The new United States policy on self-driving cars received a mixed reaction from highway-safety advocates, who acknowledged the technology's life-saving potential though they warned of a world of "human guinea pigs".
The Transportation Department's new guidelines give carmakers and states "the green light to innovate while keeping safety at the forefront," said Ms Deborah Hersman, president and chief executive officer of the National Safety Council, an Itasca, Illinois-based non-profit organisation that seeks to reduce injuries and deaths on the road.
At the same time, there is a danger that untested technology will be foisted on unwitting consumers, said Ms Jackie Gillan, president of the Washington-based Advocates for Highway and Auto Safety, an alliance that includes consumer, medical and safety groups, along with insurance companies.
Regulators must continue to exert strong oversight, with minimum performance requirements, rigorous testing and verified data, she said.
"Consumers cannot be 'human guinea pigs' in this experiment and the federal government cannot be a passive spectator," she said.
The Obama administration's voluntary guidelines for self-driving cars, formally unveiled on Tuesday, include 15 benchmarks carmakers will need to meet before their autonomous vehicles can hit the road.
Carmakers are being given freedom to come up with their own ways of making self-driving cars safe in each category, but they are being asked to explain them in detail before putting them on the road.
The carmakers will have to show how their virtual drivers will function, what happens if they fail and how they have been tested.
Companies developing the cars - such as Tesla Motors, General Motors and Google parent Alphabet - must make vehicle performance assessments public, so regulators and other companies can evaluate them.
"There has never been a moment like this, a moment where we can build a new culture of safety as a new transportation technology emerges that has the potential to save even more lives, and one that enhances the lives of so many Americans," transportation secretary Anthony Foxx said.
The new federal policy builds on a philosophy of "proactive safety" at the National Highway Traffic Safety Administration (NHTSA), he said.
Building on models that have made aviation safer, the NHTSA would find ways for companies to share information, so that best practices spread quickly throughout the industry, he said.
Ms Colleen Sheehey-Church, national president, Mothers Against Drunk Drivers (MADD), said self-driving cars have the potential to greatly reduce the more than 10,000 fatalities a year caused by drunk driving.
"A self-driving car can't get drunk," she said. "A self-driving car can't get distracted. And a self-driving car will follow the traffic laws and prioritise safety for pedestrians and bicyclists."
Other safety advocates responded cautiously.
"The manufacturers always complain about new federal protections, but autonomous cars are a whole new technology with great promise but also with the potential for serious public harm," said Ms Joan Claybrook, a former administrator of the NHTSA and a leading consumer advocate.
NHTSA's voluntary agreement rolling out automatic emergency braking on most vehicles for sale in the US is "useless", she said, because a fatal Tesla crash in May showed that the technology does not always work.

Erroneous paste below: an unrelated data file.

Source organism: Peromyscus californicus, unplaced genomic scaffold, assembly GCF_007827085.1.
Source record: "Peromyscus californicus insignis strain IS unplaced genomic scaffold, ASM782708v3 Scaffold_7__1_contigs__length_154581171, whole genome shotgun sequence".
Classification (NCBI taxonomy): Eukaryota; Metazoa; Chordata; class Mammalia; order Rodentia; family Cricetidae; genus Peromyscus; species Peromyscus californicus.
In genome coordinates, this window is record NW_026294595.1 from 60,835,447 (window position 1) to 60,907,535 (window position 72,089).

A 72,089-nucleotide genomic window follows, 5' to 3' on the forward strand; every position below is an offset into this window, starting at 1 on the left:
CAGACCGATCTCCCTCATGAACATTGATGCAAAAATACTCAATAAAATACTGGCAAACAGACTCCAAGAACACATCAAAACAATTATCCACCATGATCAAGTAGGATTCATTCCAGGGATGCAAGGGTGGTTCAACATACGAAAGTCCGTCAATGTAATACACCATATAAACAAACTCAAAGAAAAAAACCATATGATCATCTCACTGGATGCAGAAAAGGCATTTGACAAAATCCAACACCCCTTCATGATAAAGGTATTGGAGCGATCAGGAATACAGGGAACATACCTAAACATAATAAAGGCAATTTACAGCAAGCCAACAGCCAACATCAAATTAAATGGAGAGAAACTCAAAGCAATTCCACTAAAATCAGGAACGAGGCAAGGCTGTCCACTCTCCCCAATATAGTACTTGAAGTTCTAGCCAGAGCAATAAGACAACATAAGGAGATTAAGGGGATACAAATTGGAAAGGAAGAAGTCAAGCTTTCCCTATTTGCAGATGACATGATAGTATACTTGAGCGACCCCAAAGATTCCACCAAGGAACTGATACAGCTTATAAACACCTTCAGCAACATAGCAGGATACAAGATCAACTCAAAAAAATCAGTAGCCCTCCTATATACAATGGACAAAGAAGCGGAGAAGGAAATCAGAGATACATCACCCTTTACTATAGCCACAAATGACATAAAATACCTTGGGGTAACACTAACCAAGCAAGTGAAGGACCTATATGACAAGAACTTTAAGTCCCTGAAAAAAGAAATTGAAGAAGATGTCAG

In that incident, a Tesla Model S was being driven by the car's "autopilot" system. The car failed to distinguish between a white truck blocking the road and the brightly lit sky and the driver was killed.
The new guidelines include recommendations for states to pass legislation on introducing self-driving cars safely on their highways.
It says states should continue to license human drivers, enforce traffic laws, inspect vehicles for safety and regulate insurance and liability.
The federal government, it said, should set standards for equipment, including the computers that could potentially take over the driving function.
It will also continue to investigate safety defect and enforce recalls.
President Barack Obama wrote an op-ed in the Pittsburgh Post-Gazette saying automated vehicles have the potential to dramatically reduce the number of people who die on the roads.
"If a self-driving car isn't safe, we have the authority to pull it off the road," Mr Obama wrote. "We won't hesitate to protect the American public's safety."
Portions of the proposed guidelines will be effective immediately. Other elements will go into effect after public comments are received and analysed. The government said it will update its self-driving car guidelines annually.
Mr Mark Rosekind, the NHTSA's administrator, has said the self-driving car plan would be key to the agency's attempts to reduce human error, which the agency estimates is a factor in 94 per cent of fatal car crashes, which killed more than 35,000 people in the US last year.
The new policy provides a path for going fully driverless by removing the requirement that a human serve as a backup, the US' Transportation Department officials said.
Under the new set of guidelines, carmakers will be deciding for themselves how to meet each of the 15 safety tests.
They will then document their evidence for the NHTSA. They will be providing a lot more information up front than manufacturers of traditional cars, which only have to certify that their models meet minimal federal safety standards.
The development is important because some state regulators, including those in California, have proposed that humans must be ready to take over in robot cars at a moment's notice.
Google's self-driving car project and others have objected, saying that limitation could stifle development of the technology because it would require robot rides to have steering wheels, gas and brake pedals, at least in the test phase.